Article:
Since May 2019, the Maradi region has been experiencing an influx of refugees from northwestern Nigeria. They are fleeing killings, abductions, and looting by Nigerian non-state armed groups. These groups have increased attacks on both sides of the border in recent weeks, displacing around 18,000 people like 35-year-old Maria, a mother of seven. Losing everything was difficult for them because they did not have the basic necessities to begin with.
"After the attack on our village, I fled with my family and moved to Niger”, narrates Maria. “My children were sleeping on the ground because I didn't have money to buy mats. I rarely bathed my children because I didn't have buckets to fetch water. Even to bathe them, I had to go and borrow these materials in the next village. I was doing the same thing when I wanted to wash clothes and dishes."
When the crisis began, the United Nations High Commissioner for Refugees (UNHCR) quickly deployed an emergency team. A sub-office opened in Maradi in September 2019 to coordinate registration, protection, education, health, shelter and access to water and sanitation. Another major element of UNHCR's response is the relocation of refugees to "opportunity villages" away from the border to ensure their safety and ease the pressure on host populations. This programme contributes to the development of rural areas that lack basic infrastructure and services, in line with the humanitarian development nexus.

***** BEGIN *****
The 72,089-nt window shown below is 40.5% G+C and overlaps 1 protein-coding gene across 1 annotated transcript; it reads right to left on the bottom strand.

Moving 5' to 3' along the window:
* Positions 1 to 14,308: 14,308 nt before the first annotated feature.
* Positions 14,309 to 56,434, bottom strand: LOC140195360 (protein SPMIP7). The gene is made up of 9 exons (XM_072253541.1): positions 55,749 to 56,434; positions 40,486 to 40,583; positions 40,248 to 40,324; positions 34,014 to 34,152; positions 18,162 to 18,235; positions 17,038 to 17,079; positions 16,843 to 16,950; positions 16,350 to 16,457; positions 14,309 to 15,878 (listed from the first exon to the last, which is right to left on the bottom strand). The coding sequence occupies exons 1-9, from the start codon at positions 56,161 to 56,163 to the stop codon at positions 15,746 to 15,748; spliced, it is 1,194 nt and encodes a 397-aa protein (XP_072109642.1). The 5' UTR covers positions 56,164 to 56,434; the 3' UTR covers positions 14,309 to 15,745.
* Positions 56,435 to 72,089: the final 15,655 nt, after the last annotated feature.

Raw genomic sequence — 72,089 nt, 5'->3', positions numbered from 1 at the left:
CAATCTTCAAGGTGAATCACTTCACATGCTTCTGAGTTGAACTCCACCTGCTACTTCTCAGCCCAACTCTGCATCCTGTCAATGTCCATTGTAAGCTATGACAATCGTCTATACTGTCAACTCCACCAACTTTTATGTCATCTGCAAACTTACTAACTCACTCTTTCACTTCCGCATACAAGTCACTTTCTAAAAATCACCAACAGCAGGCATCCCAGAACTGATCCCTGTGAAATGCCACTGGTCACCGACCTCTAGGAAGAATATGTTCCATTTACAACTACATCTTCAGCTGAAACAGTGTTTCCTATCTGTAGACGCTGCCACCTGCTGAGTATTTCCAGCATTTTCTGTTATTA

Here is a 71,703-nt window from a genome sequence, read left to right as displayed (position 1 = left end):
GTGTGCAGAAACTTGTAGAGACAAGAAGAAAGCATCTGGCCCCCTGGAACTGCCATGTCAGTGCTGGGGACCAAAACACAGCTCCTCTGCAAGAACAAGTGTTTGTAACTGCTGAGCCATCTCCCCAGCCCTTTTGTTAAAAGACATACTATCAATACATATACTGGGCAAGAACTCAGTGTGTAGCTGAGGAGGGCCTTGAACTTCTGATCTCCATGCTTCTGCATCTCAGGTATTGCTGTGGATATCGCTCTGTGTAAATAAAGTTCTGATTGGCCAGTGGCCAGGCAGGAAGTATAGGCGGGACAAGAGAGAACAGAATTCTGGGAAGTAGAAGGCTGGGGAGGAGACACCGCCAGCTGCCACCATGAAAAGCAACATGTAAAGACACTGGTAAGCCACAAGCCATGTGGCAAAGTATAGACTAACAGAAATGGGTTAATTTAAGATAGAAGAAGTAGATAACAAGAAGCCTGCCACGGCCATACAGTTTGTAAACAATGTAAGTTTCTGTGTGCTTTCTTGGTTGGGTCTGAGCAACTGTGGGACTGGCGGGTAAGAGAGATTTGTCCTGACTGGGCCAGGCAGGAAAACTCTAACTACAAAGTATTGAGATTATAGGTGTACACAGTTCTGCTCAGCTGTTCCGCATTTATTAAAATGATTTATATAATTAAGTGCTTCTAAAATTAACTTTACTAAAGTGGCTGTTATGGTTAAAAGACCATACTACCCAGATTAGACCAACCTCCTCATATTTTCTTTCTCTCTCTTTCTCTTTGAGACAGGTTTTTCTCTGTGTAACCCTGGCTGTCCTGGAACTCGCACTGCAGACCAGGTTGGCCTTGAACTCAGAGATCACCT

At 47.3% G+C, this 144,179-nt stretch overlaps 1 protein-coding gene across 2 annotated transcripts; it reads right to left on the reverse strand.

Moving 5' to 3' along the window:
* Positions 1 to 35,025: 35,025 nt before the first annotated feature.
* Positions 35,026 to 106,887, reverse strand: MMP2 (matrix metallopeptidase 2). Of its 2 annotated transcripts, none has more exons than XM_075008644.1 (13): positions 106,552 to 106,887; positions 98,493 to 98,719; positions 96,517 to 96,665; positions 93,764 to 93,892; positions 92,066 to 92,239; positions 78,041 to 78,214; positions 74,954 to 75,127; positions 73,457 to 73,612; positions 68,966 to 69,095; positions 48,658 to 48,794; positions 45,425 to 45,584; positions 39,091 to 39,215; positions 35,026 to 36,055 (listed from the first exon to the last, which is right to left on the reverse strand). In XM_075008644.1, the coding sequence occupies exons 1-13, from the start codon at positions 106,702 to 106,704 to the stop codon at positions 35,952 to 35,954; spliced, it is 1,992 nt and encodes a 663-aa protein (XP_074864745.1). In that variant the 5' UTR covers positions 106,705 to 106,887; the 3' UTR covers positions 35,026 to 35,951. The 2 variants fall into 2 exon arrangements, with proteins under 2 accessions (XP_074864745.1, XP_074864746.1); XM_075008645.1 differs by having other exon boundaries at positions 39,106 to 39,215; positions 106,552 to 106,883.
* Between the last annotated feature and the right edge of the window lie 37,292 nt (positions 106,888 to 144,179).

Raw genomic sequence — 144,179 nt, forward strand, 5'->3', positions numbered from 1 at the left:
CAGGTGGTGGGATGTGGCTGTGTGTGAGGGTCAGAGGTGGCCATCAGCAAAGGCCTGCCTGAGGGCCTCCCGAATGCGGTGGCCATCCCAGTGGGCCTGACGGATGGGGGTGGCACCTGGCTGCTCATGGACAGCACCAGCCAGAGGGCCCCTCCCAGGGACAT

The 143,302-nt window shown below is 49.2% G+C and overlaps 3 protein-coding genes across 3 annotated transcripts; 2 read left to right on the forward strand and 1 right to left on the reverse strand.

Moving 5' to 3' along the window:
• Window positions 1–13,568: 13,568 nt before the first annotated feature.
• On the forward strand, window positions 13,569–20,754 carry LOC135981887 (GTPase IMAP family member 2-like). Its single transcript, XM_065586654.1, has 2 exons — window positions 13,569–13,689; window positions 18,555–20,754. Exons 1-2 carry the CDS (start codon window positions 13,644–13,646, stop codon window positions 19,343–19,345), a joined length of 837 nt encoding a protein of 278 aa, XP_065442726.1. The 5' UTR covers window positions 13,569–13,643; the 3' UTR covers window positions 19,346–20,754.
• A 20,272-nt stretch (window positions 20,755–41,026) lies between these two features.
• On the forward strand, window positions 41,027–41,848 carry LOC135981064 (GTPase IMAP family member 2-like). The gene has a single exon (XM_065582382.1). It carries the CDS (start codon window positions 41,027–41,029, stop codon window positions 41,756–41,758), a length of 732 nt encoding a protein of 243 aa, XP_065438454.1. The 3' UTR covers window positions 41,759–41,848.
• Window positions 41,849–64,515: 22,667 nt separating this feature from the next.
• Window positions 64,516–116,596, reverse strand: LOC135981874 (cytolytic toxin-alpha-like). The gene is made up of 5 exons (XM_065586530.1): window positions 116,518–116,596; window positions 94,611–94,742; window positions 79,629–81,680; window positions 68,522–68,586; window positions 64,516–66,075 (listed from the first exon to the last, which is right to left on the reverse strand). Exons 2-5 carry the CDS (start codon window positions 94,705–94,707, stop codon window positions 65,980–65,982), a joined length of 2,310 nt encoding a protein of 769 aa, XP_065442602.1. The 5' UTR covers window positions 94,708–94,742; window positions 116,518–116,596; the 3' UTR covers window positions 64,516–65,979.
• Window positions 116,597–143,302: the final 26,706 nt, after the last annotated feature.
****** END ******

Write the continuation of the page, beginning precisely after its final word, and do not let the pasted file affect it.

Entire populations have left their homes, leaving everything behind and moving to neighbouring villages. It is in order to ease affected families' burden that that World Vision, in collaboration with UNHCR, set up an emergency intervention in the Dan Dadji Makaou refugee site to carry out distributions of non-food items to relieve refugees like Maria and her family.
"Fortunately for us, World Vision and UNHCR came to rescue us by distributing materials”, shares Maria. “I received two 20-litre cans, two 20-litre plastic water buckets, two kettles, four bars of soap, a potty for children, a plastic shovel and a cup. I am very grateful because thanks to these materials I have buckets where I can put enough water to bathe my children and do the laundry and dishes.”
Maria further adds: “I am not only happy for myself but I am also happy for all the households who live on this site who received these materials because it will help them a lot. We all came empty-handed, some had only one cloth to wear, but with those kits that we received, households will be able to meet their water and sanitation needs."
After a difficult period, it is with great relief that Maria's family and 2,365 other households received kits worth more than 90,000,000 CFA (US$181,000).